The history of the regional house style that became one of the most recognizable in American. The Cape Cod, or just cape, is a modest and practical house, a true colonial design that for millions of people says, “home.”
Cape Cods are short, stout, and simple; their interiors are centered on the hearth-warmed kitchen. From the mid-1600s to about 1850, capes were built all across New England and as far west as Michigan, homes to fishermen and farmers, to city dwellers and shipwrights. Their low-slung design meant they were economical, easy to build, and generally impervious to the bracing winds that swept in from the ocean or lakes. They could be enlarged by equally symmetrical wings, and if you couldn’t afford clapboards all around, you could easily sheath the back and sides with inexpensive cedar shingles and let them weather to a stormy gray.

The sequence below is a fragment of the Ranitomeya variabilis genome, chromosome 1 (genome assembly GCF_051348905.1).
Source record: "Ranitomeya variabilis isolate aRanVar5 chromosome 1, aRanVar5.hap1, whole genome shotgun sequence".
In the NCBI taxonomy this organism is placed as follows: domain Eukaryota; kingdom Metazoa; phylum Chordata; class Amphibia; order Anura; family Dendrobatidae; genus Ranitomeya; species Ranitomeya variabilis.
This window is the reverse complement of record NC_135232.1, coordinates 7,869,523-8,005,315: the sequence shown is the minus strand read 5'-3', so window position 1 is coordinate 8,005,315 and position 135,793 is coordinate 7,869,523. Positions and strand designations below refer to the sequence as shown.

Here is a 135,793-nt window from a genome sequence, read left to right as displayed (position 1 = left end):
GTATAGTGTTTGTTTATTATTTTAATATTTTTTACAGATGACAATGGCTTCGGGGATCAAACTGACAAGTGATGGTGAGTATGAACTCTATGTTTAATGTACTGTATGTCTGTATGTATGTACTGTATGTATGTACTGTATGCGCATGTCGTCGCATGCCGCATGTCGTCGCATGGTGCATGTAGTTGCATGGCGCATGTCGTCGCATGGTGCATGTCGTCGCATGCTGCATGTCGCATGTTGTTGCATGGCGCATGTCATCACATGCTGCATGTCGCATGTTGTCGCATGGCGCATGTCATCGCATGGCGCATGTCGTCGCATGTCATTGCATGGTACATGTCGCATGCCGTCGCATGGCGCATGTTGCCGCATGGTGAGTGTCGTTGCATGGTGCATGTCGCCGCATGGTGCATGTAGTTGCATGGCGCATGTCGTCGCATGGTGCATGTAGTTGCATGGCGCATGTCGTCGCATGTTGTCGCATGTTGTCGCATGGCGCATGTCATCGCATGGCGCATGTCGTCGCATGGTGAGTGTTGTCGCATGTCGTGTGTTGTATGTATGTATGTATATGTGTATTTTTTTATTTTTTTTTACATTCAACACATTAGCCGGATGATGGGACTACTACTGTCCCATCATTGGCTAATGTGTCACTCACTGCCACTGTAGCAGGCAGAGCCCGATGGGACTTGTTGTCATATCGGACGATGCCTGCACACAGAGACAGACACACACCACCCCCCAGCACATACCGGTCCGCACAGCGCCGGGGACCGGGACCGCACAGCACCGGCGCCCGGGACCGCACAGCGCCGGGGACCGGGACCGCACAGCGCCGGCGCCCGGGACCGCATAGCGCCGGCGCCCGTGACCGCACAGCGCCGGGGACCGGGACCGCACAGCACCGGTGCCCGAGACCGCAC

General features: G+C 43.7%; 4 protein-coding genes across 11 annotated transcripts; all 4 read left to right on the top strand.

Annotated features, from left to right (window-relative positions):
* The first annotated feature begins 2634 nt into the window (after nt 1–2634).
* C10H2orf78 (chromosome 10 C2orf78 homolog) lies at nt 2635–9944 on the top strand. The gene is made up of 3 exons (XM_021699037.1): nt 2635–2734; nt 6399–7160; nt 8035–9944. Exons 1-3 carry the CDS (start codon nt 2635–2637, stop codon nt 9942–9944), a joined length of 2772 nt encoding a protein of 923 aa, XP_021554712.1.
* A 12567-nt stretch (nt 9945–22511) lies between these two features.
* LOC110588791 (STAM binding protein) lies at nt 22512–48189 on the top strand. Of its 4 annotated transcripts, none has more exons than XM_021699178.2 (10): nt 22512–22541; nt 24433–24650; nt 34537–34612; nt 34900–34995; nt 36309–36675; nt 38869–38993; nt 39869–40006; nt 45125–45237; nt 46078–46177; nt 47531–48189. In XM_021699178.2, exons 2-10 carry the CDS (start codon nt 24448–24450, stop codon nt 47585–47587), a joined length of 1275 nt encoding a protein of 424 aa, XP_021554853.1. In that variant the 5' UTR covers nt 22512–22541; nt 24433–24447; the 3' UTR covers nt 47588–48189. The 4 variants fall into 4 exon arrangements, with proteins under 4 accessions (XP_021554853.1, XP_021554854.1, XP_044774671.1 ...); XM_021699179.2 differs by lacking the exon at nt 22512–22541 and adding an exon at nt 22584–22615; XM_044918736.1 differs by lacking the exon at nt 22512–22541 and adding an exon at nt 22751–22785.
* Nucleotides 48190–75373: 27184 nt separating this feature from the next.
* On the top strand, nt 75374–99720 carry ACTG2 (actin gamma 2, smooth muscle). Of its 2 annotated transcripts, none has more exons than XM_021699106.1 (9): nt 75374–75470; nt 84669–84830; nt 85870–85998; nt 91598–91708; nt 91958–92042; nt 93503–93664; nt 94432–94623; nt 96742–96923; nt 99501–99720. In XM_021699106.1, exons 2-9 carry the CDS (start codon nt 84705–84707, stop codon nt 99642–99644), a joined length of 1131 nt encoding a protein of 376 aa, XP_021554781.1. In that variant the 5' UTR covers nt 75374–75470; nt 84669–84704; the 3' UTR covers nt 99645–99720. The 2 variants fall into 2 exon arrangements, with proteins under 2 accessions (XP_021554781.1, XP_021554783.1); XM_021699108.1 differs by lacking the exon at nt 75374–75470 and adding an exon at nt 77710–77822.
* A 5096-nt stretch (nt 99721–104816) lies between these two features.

This classic book is as simple, elegant, and accessible as the houses it describes. You’ll gain a new and deep appreciation for regional architecture that became the common American house.